COP26 is the world’s last best opportunity for tackling climate change. You unquestionably heard about it in the news; the planet is not doing so well. The Intergovernmental Panel on Climate Change (IPCC) recently issued an alarming report stating the earth’s surface global temperature will rise to +1.5°C in the next two decades – human activities being the principal cause. Even if this scenario seems catastrophic, we can still act. That is why the COP26 is our nations’ best hope to take concrete climate actions and slash emissions to reach net-zero by 2050. If this sounds like hocus-pocus to you, you are not alone! The science and vocabulary behind climate change can be confusing and lead to tonnes of questions.

That is why Plan A will be present on the grounds of COP26, with our CEO, Lubomila Jordanova being part of the panel discussion with the New York Times – join the online event. In preparation for this international summit, we have addressed the essential points of the COP26: its core definition and goals, what is expected to happen, what can we change and finally, the importance for your company to pay close attention to the conference’s outcomes. 

What is COP26?

In a nutshell, it is the biggest climate conference in the world.

The awaited COP26, also known as the 2021 United Nations Climate Change Conference, will be held in Glasgow, Scotland, between 31 October and 12 November 2021 – under the presidency of the United Kingdom and Italy. It reunites all 197 signatory members of the UNFCCC (United Nations Framework Convention on Climate Change).

Did you know? The Paris Agreement is a direct result of the former COP21, in 2015. 

The goal? encourage parties to develop ambitious emissions NDCs that establish their emission reduction targets for 2030, address adaptation measures, increase climate finance and finalise the Paris Rulebook (the detailed rules that make the Paris Agreement operational).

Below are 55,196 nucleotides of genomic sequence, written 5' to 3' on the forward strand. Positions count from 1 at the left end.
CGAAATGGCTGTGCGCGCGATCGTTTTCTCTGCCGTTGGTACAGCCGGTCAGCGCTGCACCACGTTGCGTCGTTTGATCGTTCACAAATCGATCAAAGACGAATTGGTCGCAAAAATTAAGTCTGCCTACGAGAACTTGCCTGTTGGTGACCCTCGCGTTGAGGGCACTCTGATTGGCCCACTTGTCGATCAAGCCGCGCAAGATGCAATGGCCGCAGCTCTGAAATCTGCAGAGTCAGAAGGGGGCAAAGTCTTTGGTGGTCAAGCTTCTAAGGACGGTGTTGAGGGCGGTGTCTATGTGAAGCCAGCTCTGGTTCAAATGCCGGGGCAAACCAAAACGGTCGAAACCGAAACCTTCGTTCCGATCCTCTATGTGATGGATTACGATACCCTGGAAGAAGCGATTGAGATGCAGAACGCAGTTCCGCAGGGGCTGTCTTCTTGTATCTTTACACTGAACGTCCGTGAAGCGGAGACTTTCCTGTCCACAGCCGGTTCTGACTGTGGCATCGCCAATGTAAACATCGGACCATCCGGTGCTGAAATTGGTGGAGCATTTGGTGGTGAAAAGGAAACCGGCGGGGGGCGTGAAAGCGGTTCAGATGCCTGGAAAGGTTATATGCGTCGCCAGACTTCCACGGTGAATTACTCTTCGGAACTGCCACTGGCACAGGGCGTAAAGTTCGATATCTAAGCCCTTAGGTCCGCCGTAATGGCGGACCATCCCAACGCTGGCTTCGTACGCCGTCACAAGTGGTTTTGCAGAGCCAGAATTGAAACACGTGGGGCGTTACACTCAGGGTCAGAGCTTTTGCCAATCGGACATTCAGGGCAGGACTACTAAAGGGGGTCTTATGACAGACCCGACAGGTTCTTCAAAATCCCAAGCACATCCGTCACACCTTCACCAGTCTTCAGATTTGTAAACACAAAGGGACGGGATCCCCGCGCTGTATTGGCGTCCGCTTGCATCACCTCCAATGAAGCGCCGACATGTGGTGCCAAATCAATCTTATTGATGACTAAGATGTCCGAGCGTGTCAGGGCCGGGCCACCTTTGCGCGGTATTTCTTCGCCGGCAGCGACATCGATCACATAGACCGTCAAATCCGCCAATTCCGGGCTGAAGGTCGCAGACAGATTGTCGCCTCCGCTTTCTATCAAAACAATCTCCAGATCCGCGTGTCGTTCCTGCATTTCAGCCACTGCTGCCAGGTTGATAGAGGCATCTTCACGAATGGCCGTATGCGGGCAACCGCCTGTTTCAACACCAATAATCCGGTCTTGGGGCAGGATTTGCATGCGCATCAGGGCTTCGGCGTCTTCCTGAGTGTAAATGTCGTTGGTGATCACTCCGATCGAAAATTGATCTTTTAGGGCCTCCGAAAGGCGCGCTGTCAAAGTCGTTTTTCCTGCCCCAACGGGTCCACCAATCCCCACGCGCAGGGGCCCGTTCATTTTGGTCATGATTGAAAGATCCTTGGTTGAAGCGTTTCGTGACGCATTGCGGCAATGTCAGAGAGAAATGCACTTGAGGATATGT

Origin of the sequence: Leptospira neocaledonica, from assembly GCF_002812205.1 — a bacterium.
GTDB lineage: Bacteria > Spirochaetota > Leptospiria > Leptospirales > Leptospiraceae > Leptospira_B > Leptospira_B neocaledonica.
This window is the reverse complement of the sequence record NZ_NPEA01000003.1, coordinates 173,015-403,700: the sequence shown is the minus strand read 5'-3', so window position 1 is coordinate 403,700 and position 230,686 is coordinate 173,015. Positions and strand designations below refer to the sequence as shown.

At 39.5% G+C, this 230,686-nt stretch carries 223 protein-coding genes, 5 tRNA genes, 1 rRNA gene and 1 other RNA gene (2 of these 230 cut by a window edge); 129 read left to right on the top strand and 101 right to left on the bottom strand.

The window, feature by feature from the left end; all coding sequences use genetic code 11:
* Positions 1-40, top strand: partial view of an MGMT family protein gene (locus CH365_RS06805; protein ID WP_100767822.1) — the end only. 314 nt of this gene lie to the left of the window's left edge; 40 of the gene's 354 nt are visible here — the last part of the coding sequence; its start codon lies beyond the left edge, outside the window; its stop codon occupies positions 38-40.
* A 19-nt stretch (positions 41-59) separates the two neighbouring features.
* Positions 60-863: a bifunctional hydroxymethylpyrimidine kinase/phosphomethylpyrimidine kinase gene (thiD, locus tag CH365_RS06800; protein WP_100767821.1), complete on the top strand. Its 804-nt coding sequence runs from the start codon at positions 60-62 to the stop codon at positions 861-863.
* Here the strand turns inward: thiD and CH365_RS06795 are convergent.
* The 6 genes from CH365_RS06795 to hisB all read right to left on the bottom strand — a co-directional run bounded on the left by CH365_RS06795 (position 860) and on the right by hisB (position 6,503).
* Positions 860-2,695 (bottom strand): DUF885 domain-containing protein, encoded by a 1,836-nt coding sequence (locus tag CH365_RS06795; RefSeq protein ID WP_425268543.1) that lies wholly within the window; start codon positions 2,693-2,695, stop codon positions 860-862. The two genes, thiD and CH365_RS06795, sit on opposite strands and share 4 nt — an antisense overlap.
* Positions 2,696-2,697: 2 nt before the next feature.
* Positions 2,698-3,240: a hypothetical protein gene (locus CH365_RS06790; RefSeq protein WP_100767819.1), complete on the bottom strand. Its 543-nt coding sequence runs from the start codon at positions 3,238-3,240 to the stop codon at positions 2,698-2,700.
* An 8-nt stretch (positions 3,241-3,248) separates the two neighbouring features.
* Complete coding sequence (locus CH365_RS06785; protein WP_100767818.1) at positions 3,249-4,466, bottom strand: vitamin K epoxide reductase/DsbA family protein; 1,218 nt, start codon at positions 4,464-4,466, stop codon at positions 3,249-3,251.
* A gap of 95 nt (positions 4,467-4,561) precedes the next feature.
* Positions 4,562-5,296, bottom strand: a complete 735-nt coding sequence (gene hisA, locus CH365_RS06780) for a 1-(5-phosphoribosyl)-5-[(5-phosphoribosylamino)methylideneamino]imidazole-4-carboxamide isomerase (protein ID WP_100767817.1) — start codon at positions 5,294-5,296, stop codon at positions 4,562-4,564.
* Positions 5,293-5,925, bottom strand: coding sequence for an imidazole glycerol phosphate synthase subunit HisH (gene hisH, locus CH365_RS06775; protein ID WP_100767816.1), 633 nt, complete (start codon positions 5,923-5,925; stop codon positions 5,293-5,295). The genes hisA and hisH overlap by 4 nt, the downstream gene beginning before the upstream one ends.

What is expected, and what can we change?

There will be a strong focus on decarbonisation and the role of the private sector and financial institutions in concert with the states.

1. Climate mitigation: Secure global net-zero by mid-century and keep the 1.5 degrees target within reach.

Countries must develop ambitious 2030 emissions reductions targets that align with reaching net zero by the middle of the century.  To have a chance to limit global warming to 1.5°C, global emissions must be slashed by 50% by 2030.

Governments have to update their NDCs every five years regarding the Paris Agreement and make them even more ambitious after each cycle – known as the ‘ratchet mechanism’. Even if countries are legally obligated to have an NDC, and implement concrete actions to achieve it – the achievement of the NDC is not a legally binding or enforceable commitment. On another note, the NDCs submitted in 2015 after the COP21 were not ambitious enough to limit the global temperature under 2 degrees.

With over two weeks to spare before COP26, Climate Action Tracker shows 89 countries have updated their NDCs and 71 have not. Of the 89, nine, including Australia, Russia and New Zealand, have submitted NDCs that are not more ambitious than previously.

What is COP26, what to expect and what is important?
An international map of updated NDcs per country in 2021. Credit: Climate Action Tracker

To carry on these stretching goals, governments will need to:

  • Accelerate the phase-out of coal: disinvestment and dismantlement of coal plants
  • Curtail deforestation: focus on resources preservation and conservation – companies shall monitor their environmental impact.
  • Speed up the switch to electric vehicles: investments allocated, increase in infrastructures
  • Encourage investment in renewables to accelerate coal phase-out.

2. Climate adaptation: Adapt to protect communities and natural habitats